Integrating a new WRB with existing windows keeps the water- and air-control layers continuous
Before I can install new siding on the house that’s featured in the ptc@home video series, I need to remove all of the existing siding. After that, I’ll need to add a new WRB, Tyvek Home Wrap in this case, and some exterior insulation.
I’m also going to install Tyvek’s new rainscreen product called Drainvent.
This episode of the series looks at retrofitting Tyvek Homewrap with that stuff in mind.
Installing Tyvek single-handed
Most of the installation process is the same as for a new construction project with the key difference being that you usually have a helper in new construction and that the windows are usually not installed before the Tyvek.
So those are the limitations I am working with in this video: Installing Tyvek alone and integrating the WRB into existing windows on a 65-year-old house.
I guess another limitation of this is that I was working in sections that I could strip, cover, and insulate in a single day to minimize energy bills and maximize comfort inside the home, where my family lives.
I have replaced most of the windows already, but the one here has not been replaced, so there is a triple-track storm window screwed onto the outside.
I’ll be installing the Tyvek in such a way that it will be easy to reintegrate when I replace the window. I guess the other limitation is the weather, daylight, and my day job—making stuff for ProTradeCraft. If it’s a sunny day, I’m outside working on the house. I can do video editing at night, and I can replace windows from the inside on cruddy days because:
And here’s a good tip
If you leave the triple tracks on until the window is replaced, the room doesn’t get that uncomfortable with the ginormous hole in it.
WRB controls air and liquid water movement
Back to the WRB. The point is to seal against air leaks and water leaks at these giant holes in the walls that we call windows.
Begin at the bottom of the window with an apron tacked in place with a couple of cap nails and sealed to the sill with flexible peel and stick flashing membrane, such as Dupont’s FlexWrap.
Tool the tape into the substrate with a squeegee or j-roller to make sure you get a solid bond.
The Tyvek apron should extend past the window 10 inches on either side and be at least 12 inches below the window sill.
Now, seal the window frame to the wall sheathing using peel and stick flashing tape, beginning with the bottom piece, then the sides, and finally the top, overlapping the seams as if you understand that water flows downhill.
When you have a buddy, it is easy for one person to handle the Tyvek roll and the other go move behind, smoothing and fastening. When you’re working solo, it’s easiest to cut the piece first and install it from corner to corner.
Here, I tack the bottom corner where I know I will want it to end up.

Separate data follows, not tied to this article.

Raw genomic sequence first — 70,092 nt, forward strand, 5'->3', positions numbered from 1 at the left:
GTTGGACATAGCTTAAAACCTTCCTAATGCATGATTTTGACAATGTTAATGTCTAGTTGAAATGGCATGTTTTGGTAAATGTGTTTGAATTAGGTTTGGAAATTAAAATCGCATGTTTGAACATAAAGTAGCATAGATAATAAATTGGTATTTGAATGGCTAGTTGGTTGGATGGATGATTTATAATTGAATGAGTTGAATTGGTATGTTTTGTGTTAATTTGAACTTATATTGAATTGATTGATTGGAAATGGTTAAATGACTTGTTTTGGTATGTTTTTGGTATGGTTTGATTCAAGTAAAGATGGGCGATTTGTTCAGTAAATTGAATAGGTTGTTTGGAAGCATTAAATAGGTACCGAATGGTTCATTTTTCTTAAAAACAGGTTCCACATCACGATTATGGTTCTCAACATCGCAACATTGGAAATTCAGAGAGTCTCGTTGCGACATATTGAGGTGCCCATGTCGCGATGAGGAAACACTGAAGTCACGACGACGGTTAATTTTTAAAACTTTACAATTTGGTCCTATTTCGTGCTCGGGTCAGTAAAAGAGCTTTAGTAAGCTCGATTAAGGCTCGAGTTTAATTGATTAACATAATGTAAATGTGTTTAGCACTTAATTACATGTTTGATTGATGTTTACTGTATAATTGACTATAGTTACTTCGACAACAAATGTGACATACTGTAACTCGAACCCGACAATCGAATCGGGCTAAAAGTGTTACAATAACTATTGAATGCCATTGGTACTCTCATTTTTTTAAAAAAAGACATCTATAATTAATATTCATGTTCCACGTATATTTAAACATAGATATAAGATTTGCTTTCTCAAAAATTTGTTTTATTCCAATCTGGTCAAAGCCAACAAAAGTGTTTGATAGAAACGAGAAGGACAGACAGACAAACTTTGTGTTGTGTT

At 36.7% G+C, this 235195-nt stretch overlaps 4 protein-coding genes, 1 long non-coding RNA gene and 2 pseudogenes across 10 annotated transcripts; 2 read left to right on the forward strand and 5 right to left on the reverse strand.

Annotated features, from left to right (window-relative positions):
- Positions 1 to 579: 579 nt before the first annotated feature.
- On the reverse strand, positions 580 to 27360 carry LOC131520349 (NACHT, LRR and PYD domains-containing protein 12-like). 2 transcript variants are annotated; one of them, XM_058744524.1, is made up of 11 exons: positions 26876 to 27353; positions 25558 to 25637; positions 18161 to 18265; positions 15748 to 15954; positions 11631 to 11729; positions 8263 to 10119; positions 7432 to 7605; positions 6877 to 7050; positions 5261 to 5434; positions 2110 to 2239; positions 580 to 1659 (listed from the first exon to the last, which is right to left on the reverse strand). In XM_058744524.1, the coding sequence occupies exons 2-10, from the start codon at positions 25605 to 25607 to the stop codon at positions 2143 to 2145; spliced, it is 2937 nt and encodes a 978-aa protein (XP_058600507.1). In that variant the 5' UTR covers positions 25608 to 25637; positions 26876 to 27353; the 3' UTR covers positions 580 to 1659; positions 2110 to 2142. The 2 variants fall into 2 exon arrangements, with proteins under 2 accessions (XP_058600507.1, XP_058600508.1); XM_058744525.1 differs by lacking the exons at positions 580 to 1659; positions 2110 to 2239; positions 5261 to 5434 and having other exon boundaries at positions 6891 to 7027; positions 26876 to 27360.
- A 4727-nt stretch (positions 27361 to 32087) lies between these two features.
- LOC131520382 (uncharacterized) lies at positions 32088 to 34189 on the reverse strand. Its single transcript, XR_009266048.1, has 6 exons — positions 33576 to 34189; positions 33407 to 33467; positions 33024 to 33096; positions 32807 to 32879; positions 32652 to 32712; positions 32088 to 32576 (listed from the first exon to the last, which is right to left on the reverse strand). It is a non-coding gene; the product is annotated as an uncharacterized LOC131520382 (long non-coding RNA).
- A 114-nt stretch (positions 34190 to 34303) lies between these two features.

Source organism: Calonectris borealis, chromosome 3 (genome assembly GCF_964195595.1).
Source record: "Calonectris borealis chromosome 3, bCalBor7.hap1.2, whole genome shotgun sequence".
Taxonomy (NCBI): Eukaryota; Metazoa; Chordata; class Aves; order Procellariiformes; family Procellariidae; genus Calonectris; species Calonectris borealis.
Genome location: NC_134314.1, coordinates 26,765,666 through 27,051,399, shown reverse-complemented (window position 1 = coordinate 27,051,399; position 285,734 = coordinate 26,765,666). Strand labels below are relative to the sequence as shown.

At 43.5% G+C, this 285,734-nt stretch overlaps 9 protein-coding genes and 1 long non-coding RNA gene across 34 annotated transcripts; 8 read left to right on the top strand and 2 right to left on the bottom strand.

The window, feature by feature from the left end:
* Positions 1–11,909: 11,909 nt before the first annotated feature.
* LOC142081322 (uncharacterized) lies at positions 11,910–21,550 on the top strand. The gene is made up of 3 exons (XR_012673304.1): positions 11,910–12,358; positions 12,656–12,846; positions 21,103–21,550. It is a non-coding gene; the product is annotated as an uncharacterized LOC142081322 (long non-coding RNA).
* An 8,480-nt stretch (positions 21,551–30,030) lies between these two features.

Next, I tack the top corner on that same edge, mostly just to keep the bulk of the WRB up in the air and away from my feet.
Next, I move to the opposite bottom corner, again to make sure it lands where I want it to land: at the bottom of the wall sheathing.
Now it’s time to fasten the top corners. You can move back to that first corner and refit it or you can begin with the opposite corner. I think it is cleaner to go back to that first corner and tighten up the sheet and then hit the last corner last.
Regardless of which order of corners you do, don’t fasten anywhere except those corners yet. It is important to get a tight, smooth fit before riddling the WRB with staples or nails.
Bottom of wall WRB detailing
Tyvek recommends sealing the bottom of the Tyvek to the foundation or wall sheathing to improve the air barrier properties.
I did not do this for a number of reasons.
The foundation is a stone foundation, so there is no regular flat surface to tape Tyvek to.
The Tyvek is not the final WRB—the foam will be—so I will need to be able to tuck some metal coil stock behind it to protect the bottom edge of the foam from bugs.
Install the Tyvek over the wall, covering the window, and then cut out the window perimeter.
The window cut-out should be an inch back from the sides and top and six inches below the sill.
Keep the cap staples away from where flashing tapes will go, roughly four inches away from the window sides and top, and at least 12 inches away from the bottom, to avoid stapling the flap prematurely.
Now you can cut horizontal slits wide enough to extend a couple of inches past the underlying apron.
Bring the apron through the slits so that it is overlapping the Tyvek below it.
Now you can tape off all the edges, beginning at the bottom.
Tape the apron to the Tyvek, and then tape the Tyvek edges and top to the window flashing.
Again, this Tyvek is going to be covered with two layers of Styrofoam insulation and Drainvent before I nail siding to the wall, so I am using the bare minimum of fasteners—because every layer I add will get more fasteners penetrating every layer.
A few extra holes from staples or nails probably won’t ever be a water problem, but if you’re aiming for airtightness, all of those holes can add up.
Next time, I’m going to install two layers of styrofoam and cover it with Drainvent, a rainscreen product from Tyvek that will allow clear and quick drainage behind the siding.
I’ll also detail the exposed edges to prevent an unwanted insect invasion.
—ptc@home is a video series in which you can watch the editor of protradecraft remodel his house and heckle him on social media. This is the second segment of the series